Apparently it’s no longer allowed to tell the truth, even if the truth is told with sensitivity and balance.

Eligon deals with words on a daily basis. I guarantee you he thought about whether to use the phrase “no angel” — and consciously decided to go forward with that wording because it provided an artful and truthful transition from the story about the angel in the clouds to the grittier story of Brown’s actual life.

The most irritating thing about this is that of the horde of whiners on Twitter, my guess is that not one in 100 has read the whole piece. They just take a phrase out of context and run with it, because OUTRAGE!!!!

So, you have your marching orders, folks. Michael Brown was an angel after all, and don’t you dare say otherwise.

P.S. The story also says:

Mr. Brown’s uncle Bernard Ewing remembers talking to his nephew about how to interact with police officers.

“I let him know like, if the police ever get on you, I don’t care what you doing, give it up,” Mr. Ewing said. “Because if you do one wrong move, they’ll shoot you. They’ll kill you.”

Good to advice. Is it wrong of me to say it’s a shame Michael Brown didn’t take it?

P.P.S. There is now unconfirmed audio of the gunshots. Apparently some guy was chatting it up with his girl and recording the conversation on his computer, as you do, and in the background can be heard what CNN claims may be the shots that killed Brown. If these are the shots, it sounds like a cluster of six, a short pause, and a cluster of four. Bear in mind: Brown was hit six times. If he was advancing on the officer during the shots, the cop probably missed him more in the first cluster than the second, meaning Brown might have been hit only twice in the first cluster. Was he really still coming at the cop after the first cluster and the pause? If so, why? And another question: was the recording on during the first gunshot — the one that went off when Brown was struggling with the officer in the car? Why didn’t we hear that one?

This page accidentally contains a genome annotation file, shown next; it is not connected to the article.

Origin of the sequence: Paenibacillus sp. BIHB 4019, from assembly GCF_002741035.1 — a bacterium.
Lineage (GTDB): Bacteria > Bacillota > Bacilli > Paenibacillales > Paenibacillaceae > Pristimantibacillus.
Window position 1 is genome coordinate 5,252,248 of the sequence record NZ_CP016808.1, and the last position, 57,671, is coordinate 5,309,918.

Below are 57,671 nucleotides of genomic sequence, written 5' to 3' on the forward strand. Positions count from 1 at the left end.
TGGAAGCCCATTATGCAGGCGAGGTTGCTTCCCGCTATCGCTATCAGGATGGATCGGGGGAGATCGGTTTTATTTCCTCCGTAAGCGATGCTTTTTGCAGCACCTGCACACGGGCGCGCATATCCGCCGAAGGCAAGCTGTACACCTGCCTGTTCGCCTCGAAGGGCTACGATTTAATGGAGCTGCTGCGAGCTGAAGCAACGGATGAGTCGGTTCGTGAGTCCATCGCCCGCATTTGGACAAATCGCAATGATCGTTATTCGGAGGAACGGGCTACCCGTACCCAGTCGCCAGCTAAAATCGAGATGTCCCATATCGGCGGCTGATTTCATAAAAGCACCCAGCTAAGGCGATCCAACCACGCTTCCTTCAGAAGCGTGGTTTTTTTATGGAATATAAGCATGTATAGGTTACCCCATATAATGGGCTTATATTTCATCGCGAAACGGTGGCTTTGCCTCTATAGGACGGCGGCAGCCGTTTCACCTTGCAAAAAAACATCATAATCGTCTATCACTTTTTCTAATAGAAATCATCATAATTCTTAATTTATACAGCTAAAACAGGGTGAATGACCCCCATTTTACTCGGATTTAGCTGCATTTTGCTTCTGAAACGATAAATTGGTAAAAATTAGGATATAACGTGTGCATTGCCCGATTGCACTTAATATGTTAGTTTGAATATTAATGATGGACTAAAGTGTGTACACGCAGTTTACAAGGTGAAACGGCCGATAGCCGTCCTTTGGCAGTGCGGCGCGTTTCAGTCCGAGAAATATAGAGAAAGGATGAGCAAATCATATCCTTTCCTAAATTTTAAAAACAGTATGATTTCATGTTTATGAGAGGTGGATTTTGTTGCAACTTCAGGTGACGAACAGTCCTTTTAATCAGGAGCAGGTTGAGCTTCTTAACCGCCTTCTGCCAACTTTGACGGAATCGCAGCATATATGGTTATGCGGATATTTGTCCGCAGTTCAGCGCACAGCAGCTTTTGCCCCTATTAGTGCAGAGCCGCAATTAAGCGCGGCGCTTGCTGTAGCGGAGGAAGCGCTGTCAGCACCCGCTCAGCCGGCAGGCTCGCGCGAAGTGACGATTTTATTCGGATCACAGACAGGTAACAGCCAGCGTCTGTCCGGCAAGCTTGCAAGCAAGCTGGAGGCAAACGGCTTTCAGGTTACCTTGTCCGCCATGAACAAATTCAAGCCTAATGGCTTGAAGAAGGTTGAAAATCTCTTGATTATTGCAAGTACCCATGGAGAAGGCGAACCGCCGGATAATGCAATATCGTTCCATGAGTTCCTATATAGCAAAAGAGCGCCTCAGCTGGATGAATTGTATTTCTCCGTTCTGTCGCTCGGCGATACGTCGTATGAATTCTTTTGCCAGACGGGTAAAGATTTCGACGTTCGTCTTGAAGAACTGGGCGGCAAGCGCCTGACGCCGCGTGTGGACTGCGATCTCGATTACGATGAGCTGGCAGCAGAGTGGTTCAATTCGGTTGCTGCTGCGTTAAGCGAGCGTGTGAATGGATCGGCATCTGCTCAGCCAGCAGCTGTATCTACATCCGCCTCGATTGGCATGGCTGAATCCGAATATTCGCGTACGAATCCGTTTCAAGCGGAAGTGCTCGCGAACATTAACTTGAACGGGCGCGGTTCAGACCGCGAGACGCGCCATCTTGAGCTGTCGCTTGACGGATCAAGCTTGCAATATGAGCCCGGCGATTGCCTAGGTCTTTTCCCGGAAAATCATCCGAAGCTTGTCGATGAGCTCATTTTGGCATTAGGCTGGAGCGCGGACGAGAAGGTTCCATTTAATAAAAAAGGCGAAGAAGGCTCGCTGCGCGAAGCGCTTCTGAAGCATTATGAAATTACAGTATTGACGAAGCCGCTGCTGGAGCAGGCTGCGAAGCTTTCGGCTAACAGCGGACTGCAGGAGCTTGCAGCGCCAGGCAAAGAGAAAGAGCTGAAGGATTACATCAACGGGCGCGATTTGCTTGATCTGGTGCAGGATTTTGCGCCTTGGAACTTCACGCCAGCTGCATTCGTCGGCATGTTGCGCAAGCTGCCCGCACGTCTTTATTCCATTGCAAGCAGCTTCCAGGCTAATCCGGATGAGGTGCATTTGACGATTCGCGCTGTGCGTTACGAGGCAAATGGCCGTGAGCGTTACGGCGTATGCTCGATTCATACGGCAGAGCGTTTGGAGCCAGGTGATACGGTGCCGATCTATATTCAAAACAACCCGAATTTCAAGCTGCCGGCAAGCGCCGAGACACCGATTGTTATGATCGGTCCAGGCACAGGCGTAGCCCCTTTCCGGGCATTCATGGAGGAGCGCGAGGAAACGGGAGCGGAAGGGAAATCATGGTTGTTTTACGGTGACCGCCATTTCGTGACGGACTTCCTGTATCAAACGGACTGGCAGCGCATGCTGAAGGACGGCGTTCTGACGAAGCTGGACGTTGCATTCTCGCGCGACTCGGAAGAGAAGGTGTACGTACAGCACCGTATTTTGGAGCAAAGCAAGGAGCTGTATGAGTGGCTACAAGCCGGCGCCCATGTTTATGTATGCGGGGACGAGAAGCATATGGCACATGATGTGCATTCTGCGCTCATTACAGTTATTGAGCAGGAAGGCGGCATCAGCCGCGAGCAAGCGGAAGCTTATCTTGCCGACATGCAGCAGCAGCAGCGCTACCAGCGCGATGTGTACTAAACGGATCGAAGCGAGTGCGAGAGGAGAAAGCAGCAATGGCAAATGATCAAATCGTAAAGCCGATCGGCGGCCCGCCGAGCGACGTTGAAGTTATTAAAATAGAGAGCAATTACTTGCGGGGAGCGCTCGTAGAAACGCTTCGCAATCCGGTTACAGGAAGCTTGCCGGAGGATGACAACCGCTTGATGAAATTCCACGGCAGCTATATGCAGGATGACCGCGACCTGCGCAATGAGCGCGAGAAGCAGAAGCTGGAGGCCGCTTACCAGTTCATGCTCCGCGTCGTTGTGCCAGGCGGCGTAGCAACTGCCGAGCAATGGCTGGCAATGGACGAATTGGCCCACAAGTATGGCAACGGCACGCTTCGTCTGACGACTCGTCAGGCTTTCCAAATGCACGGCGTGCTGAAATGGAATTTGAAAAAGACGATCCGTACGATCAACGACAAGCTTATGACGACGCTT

Judge: California 10-Day Waiting Period Unconstitutional — As to Some People

Filed under: General — Patterico @ 6:35 am

Namely, those who have already passed background checks before:

A federal judge in California has struck down a law that requires a 10-day waiting period for gun purchases, but only for current gun owners who have already passed a background check and those who have a permit or certificate of eligibility to own a gun.

Eastern District of California Judge Anthony W. Ishii said Monday that the waiting period provision violates the Second Amendment rights of those who have already been approved to own a gun. This includes those who have previously undergone a background check and own a gun, people with concealed-carry permits and people who have a state certificate of eligibility to own a gun.

First-time gun buyers would still be subject to the waiting period, which Ishii emphasized in his ruling.

This does not seem like a huge development — but it does show that judges are now willing to consider arguments like this, post-Heller. The judge, by the way, was appointed by Bill Clinton . . . so there goes the left’s narrative that this is a partisan decision.